September 2, 2014 Housing Action Coalition
Last week, the California Housing Partnership Corporation (CHPC) published an important analysis titled, “HOW SAN FRANCISCO COUNTY’S HOUSING MARKET IS FAILING TO MEET THE NEEDS OF LOW-INCOME FAMILIES.” Chock-full of statistics, graphs and recommendations, this report is certainly worth reviewing for a perspective on today’s housing market.
– San Francisco currently has a shortfall of about 41,000 homes for residents with extremely-low to very-low incomes
– Median rents in SF increased by 22 percent between 2000 and 2012 while median incomes declined by 2 percent
– Almost 60 percent of folks with very-low incomes spent more than 50 percent of their income paying rent
San Francisco is not alone. While these are not comforting numbers and do not bode well for a city trying to remain a diverse, inclusive place, they largely mirror the housing problems faced by both the region and the state. The report paints a grim picture on the collapsing state and federal funding for housing affordability – down a stark 69 percent since 2008, or a $28M annual loss in San Francisco. Like many others in the housing world, CHPC is not optimistic that this funding will be restored any time soon.
Since 2006, more than 26,000 new renter households have entered the SF market, far outpacing housing production. The report states, “Unless more affordable rental homes are added to the housing stock, rents will likely continue to rise.” The CHPC, along with the SF Housing Action Coalition, believes the rise in rents are in response to increased demand. The silver lining for this problem is that during our current housing boom, a high percentage of homes coming on the market are rentals. This supply increase will help slow the price explosion for rental housing.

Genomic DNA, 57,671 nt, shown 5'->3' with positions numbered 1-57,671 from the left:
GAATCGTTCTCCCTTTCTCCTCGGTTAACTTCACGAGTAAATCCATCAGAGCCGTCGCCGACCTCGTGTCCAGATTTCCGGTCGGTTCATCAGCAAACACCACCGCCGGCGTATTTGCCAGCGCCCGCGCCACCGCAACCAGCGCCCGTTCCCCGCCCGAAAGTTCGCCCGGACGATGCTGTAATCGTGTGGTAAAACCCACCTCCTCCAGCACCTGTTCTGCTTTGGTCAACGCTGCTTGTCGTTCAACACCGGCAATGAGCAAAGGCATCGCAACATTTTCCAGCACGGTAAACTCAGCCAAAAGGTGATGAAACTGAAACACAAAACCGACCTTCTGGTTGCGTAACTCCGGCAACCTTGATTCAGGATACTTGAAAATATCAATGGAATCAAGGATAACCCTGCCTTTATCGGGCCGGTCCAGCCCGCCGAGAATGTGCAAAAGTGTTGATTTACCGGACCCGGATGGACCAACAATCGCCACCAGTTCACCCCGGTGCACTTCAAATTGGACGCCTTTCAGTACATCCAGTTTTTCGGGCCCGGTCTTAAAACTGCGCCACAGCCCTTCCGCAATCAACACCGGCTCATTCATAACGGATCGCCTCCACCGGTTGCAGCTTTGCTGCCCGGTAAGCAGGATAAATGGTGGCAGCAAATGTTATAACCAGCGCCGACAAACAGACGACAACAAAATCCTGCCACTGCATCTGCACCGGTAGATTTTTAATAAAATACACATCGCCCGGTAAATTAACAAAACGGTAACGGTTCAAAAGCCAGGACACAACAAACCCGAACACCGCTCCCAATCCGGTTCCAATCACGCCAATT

CHPC included the Council of Community Housing Organizations’ (CCHO’s) latest recommendations as their local solutions. Of their six proposed solutions, the SFHAC supports November’s Prop K, the need for new density bonus rules and for developing housing on publicly owned property. But, we don’t think they go far enough.
The SFHAC’s members strongly believe that more funding is needed to subsidize local affordable housing. However, CCHO’s suggestions do not seem to recognize that housing subsidies alone are insufficient to solve a demand-driven housing affordability crisis. Relative to the large economic forces at play, without streamlining the building process and sharply increasing our housing supply, we will continue to face a situation where demand outmatches supply at all levels.
The SFHAC believes CHPC’s state policy recommendations deserve strong support:
– Replace the exhausted bond funding from Props 46 and 1C
– Give local jurisdictions the tools they need, such as reducing the voter threshold for approving infrastructure and housing bonds from two-thirds to 55 percent, as is now done for school bonds. In addition, create a new tax increment financing (TIF) tool to support housing and infrastructure funding.
– Continue to invest 10 percent of the state’s cap-and-trade auction funds into affordable housing as a strategy to reduce greenhouse gases.
All in all, we must make it easier to add supply at all levels affordability and be open to experimentation. There is no silver bullet to fix this issue, which is why we need to pursue multiple solutions, many of which are addressed in the SFHAC’s 2014 Housing Action Plan. We look forward to the legislation coming out of the Mayor’s housing working group on which we’re an active member. Council of Community Housing Organizations, Housing Action Plan